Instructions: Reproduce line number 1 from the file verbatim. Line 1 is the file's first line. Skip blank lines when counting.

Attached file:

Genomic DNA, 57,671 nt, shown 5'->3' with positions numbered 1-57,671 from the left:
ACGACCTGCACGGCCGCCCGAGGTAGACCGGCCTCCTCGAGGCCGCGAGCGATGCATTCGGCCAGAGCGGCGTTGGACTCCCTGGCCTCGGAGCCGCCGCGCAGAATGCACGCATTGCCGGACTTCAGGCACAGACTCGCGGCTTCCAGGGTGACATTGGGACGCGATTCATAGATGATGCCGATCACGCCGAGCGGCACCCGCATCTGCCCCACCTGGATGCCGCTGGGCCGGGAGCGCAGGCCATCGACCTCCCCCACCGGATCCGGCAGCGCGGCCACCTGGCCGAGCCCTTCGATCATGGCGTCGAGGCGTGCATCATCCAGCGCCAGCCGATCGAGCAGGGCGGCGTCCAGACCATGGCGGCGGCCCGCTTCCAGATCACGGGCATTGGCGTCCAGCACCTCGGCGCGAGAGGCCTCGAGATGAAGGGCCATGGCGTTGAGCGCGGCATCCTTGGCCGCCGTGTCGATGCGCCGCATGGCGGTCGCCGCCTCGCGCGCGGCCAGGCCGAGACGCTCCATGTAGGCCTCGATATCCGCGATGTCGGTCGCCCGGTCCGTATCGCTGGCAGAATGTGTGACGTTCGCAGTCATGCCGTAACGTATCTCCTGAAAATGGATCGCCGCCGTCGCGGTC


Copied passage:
Genomic DNA, 57,671 nt, shown 5'->3' with positions numbered 1-57,671 from the left: